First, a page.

In the mid-1980s, researchers recruited 206 fourth-grade boys in Oregon to take part in a study designed to examine the factors that contribute to delinquency in adolescence.
Today, those Eugene-Springfield-area boys have grown up. And the Oregon Social Learning Center study, paid for by the National Institutes of Health, continues with 153 of those participants and their partners agreeing to take part in additional research that examines their relationships.
And here's an interesting finding from the Oregon Youth Study: Those who had tried suicide by age 17 or 18 weremore than twiceas likely to physically injure their romantic partners later in life than those who hadn't, according to psychologists David Kerr of Oregon State University and Deborah Capaldi of the Social Learning Center.
"There might be some shared underlying vulnerability," Kerr says. "In psychology and social science we know that many problems can arise from the same underlying cause."
In this case, Kerr and Capaldi believe the underlying cause could be a higher tendency to act impulsively. However, Kerr is quick to point out, correlation does not imply causation—in layman's terms, that means the data published online recently in the journal Psychological Medicine doesn't show that suicidal behavior in adolescence is the cause of later partner violence.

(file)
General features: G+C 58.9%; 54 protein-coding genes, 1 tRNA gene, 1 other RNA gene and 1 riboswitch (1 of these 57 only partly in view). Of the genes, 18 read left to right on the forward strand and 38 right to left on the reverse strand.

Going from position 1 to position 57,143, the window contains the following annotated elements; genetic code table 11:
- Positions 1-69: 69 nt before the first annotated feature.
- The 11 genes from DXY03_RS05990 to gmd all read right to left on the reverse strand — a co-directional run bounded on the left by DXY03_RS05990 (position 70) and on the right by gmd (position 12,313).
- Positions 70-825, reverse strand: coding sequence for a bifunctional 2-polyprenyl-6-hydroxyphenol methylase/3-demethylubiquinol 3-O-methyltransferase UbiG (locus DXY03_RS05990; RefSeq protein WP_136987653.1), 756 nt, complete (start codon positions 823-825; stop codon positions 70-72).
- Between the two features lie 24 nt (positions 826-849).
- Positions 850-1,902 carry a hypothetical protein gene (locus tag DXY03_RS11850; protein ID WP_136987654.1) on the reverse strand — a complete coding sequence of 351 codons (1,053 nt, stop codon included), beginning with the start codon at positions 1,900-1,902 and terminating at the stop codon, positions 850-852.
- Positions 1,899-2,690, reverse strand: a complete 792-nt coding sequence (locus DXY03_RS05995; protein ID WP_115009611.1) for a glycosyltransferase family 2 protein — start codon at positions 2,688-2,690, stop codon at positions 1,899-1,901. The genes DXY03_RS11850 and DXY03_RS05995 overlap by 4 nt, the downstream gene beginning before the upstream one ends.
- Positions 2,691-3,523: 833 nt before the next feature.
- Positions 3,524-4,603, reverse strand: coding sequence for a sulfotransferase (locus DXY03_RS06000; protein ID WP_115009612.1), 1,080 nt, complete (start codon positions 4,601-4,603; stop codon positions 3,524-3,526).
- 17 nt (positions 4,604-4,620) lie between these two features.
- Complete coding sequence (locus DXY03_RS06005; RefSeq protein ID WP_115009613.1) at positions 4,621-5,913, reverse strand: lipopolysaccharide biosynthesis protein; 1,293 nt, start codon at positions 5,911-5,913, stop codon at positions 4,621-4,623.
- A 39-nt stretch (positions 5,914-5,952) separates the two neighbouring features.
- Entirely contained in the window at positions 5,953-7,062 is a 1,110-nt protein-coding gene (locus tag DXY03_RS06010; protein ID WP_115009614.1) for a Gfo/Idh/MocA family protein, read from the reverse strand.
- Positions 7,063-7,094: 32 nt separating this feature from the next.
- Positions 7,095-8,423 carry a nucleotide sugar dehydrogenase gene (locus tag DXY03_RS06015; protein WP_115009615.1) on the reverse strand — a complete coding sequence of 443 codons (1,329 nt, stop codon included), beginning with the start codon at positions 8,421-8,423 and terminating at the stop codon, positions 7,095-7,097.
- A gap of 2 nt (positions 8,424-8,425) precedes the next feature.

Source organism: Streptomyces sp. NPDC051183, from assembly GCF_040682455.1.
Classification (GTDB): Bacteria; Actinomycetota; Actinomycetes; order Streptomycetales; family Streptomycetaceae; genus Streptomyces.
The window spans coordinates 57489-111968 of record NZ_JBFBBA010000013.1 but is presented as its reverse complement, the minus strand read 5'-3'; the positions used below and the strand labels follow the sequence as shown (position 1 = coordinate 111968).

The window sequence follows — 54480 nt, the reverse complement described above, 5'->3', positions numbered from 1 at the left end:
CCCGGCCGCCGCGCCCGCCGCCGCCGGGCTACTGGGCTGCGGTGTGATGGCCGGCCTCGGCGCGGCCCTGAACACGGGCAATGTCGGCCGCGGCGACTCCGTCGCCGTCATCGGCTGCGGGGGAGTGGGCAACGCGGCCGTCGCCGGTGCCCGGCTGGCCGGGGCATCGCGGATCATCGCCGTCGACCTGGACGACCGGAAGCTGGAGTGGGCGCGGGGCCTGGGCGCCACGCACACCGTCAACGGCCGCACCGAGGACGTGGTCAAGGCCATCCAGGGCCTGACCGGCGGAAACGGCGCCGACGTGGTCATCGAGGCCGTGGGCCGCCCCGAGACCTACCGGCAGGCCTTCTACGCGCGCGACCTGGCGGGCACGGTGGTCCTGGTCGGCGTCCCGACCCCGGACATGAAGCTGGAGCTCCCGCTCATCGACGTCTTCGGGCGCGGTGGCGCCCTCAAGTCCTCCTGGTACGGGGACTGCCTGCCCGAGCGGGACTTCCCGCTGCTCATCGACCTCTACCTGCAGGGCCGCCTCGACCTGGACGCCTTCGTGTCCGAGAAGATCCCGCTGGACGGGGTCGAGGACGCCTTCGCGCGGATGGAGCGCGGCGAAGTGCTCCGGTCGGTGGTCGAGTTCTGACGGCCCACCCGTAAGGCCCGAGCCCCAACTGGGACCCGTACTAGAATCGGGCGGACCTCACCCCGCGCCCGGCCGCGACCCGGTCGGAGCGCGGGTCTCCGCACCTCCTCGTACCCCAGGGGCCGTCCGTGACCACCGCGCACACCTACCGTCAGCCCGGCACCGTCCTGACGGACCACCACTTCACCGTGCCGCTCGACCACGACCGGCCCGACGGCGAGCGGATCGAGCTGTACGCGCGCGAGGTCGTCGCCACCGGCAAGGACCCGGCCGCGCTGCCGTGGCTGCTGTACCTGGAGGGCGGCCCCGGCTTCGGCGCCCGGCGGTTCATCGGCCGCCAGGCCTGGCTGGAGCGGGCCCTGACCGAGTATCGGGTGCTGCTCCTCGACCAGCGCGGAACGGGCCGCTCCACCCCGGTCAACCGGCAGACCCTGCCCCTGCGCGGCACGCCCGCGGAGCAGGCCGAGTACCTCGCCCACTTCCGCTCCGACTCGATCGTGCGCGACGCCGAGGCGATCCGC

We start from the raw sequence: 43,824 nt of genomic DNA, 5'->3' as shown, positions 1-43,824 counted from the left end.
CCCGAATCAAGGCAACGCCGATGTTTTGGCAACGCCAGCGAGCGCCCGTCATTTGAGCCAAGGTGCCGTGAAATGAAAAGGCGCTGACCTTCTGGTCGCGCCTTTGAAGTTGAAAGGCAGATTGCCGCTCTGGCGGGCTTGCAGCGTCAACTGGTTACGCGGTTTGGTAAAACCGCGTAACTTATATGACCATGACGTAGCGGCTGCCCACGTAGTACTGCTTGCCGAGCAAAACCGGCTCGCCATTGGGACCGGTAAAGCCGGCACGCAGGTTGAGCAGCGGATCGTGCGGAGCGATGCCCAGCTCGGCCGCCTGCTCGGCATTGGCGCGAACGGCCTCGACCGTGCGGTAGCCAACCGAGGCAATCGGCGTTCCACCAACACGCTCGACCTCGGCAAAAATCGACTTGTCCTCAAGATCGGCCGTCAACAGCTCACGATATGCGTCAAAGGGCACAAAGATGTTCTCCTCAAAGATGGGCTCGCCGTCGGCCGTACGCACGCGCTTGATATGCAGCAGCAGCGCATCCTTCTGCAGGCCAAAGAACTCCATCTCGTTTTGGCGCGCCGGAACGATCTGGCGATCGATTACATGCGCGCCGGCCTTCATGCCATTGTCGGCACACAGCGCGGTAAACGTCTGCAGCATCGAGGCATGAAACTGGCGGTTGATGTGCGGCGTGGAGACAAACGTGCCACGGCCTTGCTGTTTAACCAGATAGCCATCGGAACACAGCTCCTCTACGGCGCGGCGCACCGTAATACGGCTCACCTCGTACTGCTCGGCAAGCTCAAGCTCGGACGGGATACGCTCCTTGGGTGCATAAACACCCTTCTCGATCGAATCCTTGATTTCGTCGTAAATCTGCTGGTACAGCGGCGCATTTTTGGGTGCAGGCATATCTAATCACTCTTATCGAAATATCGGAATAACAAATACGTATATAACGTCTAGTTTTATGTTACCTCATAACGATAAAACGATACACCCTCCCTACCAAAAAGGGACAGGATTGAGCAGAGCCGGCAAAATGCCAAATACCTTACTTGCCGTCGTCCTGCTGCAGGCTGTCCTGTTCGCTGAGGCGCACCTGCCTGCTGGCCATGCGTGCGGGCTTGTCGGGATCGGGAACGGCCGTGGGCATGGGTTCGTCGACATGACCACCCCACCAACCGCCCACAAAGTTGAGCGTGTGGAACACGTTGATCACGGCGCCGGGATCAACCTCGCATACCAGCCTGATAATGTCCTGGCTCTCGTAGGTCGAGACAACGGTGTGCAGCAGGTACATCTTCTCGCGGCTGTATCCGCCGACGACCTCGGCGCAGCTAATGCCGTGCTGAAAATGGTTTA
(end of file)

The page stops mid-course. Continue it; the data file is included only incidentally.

Still, the data has value because Kerr and Capaldi believe it shows the capacity to hurt oneself is a general risk that might also make one more likely to hurt others. And, because it was the action of attempting suicide that was necessary for the correlation, impulsivity seems to be a key factor that could be crucial to therapy for adults. (An estimated 142 teenage boys in Oregon tried to kill themselves in 2006—the most recent year available—according to the state health department.)
Capaldi says impulsivity seems to play a role in a wide range of negative behaviors from delinquency to engaging in sexually risky behavior, and that therapy targeting the root cause of those problems might help many related behavioral issues.
It remains uncertain what form this therapy directed at impulsivity might take. At its core, impulsivity is a response to a stressful situation—acting without thinking when under distress, Kerr says.
"I can see someone who is trying to have power and control over their partner doing what they need to do to keep power and control over their partner," says Amy Gettings, Clinical Services Director at the Domestic Violence Resource Center in Hillsboro. "And acting impulsively could be part of that.
Capaldi is especially interested in the effects of factors like stress and health on couples' relationships. Kerr is particularly interested in identifying the long-term outcomes of being a suicidal person, along with what predicts suicidal thoughts and behavior.